Kindness, community, and front yard burials – these were the things that captivated me the most about Samoa – and I haven’t even mentioned the scenery yet.


Savai’i Alofa’aga Blow Holes, Afu Aau Waterfall, Saleaula Lava Fields

Because Savai’i is so small, you can see all of these places in one day by car. Get a map when you first arrive in Upolu and take it with you on the ferry to Savai’i. Places are signposted in the villages, but the signs are not always in plain view. If you get lost, you can ask any villager and they will happily point you in the right direction. It is customary to pay approximately 5 tala per person to the community at each of these sites. There is usually a person sitting in a nearby fale, ready to collect your contribution.

This money is not necessarily being collected to provide any infrastructure for the site you are visiting, it simply goes to the community who owns the land. You will find at small, cinder block bathroom with a flush toilet at Alofa’aga Blowholes. Afu Aau Waterfall has no infrastructure whatsoever, but this only adds to its appeal. You can still go swimming all by yourself in this beautiful watering hole!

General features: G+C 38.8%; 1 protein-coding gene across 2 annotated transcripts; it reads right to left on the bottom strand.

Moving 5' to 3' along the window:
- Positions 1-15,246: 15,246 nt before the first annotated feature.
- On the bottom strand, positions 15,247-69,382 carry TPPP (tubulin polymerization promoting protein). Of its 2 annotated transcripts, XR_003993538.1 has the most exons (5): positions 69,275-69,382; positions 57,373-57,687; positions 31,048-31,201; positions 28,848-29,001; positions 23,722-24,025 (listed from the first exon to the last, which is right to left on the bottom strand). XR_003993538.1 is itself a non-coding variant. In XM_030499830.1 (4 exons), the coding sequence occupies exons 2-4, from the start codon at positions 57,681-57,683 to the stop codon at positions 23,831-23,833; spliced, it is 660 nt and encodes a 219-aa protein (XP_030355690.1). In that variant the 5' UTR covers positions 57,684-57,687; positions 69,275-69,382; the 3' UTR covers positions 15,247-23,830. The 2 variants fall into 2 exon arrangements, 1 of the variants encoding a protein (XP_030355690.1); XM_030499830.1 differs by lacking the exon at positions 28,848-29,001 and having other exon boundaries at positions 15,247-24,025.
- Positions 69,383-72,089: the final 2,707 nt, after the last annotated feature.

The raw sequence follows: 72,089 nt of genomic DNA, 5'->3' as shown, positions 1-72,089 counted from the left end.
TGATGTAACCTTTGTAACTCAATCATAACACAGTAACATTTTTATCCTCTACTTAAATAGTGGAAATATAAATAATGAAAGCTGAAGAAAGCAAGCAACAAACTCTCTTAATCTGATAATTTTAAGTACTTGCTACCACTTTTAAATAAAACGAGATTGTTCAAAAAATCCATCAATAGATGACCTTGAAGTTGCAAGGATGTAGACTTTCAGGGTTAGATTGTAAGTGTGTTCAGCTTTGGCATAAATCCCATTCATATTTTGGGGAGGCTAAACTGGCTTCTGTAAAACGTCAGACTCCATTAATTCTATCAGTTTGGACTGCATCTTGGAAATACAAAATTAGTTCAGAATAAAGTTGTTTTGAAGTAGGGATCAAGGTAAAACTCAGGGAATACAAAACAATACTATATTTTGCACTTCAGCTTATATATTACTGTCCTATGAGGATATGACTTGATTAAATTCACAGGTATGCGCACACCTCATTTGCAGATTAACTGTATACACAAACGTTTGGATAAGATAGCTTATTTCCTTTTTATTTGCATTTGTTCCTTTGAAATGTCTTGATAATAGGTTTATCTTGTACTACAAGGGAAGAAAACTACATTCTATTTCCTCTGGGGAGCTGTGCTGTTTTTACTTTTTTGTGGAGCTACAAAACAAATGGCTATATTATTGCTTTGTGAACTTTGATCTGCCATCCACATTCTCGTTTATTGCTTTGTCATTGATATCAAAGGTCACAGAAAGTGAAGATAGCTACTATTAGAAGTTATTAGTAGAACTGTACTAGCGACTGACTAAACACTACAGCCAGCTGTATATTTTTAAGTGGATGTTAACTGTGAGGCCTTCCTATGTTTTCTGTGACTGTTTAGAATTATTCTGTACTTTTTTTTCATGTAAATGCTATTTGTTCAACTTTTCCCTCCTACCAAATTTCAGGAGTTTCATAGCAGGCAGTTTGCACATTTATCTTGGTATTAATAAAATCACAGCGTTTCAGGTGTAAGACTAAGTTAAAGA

Saleaula Lava Fields was probably our strangest experience with Samoan tourism. For 5 tala each, a large woman with three gold-capped teeth walked us out to the lava fields and said, “Here it is. If you want information about it, you can read the boards in the building at the entrance.” She then awkwardly waited around and watched us take photos, managing to photo bomb almost every single one. Finally, she led us to what was believed to be the grave site of a former chief’s daughter. Her grave had been miraculously spared from being covered by the lava flow so it was considered to be sacred. “Here it is,” she announced again. “If you want to know more, you can read the boards in the building before you leave.” An absolutely riveting tour guide.